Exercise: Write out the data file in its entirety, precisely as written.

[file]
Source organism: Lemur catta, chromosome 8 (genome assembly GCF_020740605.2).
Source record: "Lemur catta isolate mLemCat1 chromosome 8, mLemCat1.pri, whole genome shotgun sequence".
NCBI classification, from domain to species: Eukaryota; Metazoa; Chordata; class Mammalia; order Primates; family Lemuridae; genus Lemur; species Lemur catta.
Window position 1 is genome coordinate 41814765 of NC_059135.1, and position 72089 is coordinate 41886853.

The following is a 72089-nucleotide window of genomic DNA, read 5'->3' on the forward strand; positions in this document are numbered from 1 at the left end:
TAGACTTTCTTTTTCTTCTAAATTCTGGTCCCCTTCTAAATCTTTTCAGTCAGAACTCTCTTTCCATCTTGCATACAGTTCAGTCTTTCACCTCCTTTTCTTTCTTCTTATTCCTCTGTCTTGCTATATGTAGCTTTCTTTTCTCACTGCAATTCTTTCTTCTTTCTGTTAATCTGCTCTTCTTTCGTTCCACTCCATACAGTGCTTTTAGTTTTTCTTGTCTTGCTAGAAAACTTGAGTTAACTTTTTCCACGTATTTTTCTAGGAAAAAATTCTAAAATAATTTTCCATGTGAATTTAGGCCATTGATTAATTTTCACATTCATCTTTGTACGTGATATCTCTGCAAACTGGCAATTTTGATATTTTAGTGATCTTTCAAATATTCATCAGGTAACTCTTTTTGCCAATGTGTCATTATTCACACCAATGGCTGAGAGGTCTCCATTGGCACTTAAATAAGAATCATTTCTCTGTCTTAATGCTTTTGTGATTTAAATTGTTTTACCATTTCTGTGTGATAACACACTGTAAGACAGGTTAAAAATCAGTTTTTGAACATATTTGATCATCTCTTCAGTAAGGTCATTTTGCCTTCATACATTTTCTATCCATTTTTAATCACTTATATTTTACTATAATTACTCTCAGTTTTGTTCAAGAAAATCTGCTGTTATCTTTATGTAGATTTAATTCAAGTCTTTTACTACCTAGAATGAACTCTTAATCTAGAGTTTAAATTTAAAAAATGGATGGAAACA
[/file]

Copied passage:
Source organism: Lemur catta, chromosome 8 (genome assembly GCF_020740605.2).
Source record: "Lemur catta isolate mLemCat1 chromosome 8, mLemCat1.pri, whole genome shotgun sequence".
NCBI classification, from domain to species: Eukaryota; Metazoa; Chordata; class Mammalia; order Primates; family Lemuridae; genus Lemur; species Lemur catta.
Window position 1 is genome coordinate 41814765 of NC_059135.1, and position 72089 is coordinate 41886853.

The following is a 72089-nucleotide window of genomic DNA, read 5'->3' on the forward strand; positions in this document are numbered from 1 at the left end:
TAGACTTTCTTTTTCTTCTAAATTCTGGTCCCCTTCTAAATCTTTTCAGTCAGAACTCTCTTTCCATCTTGCATACAGTTCAGTCTTTCACCTCCTTTTCTTTCTTCTTATTCCTCTGTCTTGCTATATGTAGCTTTCTTTTCTCACTGCAATTCTTTCTTCTTTCTGTTAATCTGCTCTTCTTTCGTTCCACTCCATACAGTGCTTTTAGTTTTTCTTGTCTTGCTAGAAAACTTGAGTTAACTTTTTCCACGTATTTTTCTAGGAAAAAATTCTAAAATAATTTTCCATGTGAATTTAGGCCATTGATTAATTTTCACATTCATCTTTGTACGTGATATCTCTGCAAACTGGCAATTTTGATATTTTAGTGATCTTTCAAATATTCATCAGGTAACTCTTTTTGCCAATGTGTCATTATTCACACCAATGGCTGAGAGGTCTCCATTGGCACTTAAATAAGAATCATTTCTCTGTCTTAATGCTTTTGTGATTTAAATTGTTTTACCATTTCTGTGTGATAACACACTGTAAGACAGGTTAAAAATCAGTTTTTGAACATATTTGATCATCTCTTCAGTAAGGTCATTTTGCCTTCATACATTTTCTATCCATTTTTAATCACTTATATTTTACTATAATTACTCTCAGTTTTGTTCAAGAAAATCTGCTGTTATCTTTATGTAGATTTAATTCAAGTCTTTTACTACCTAGAATGAACTCTTAATCTAGAGTTTAAATTTAAAAAATGGATGGAAACA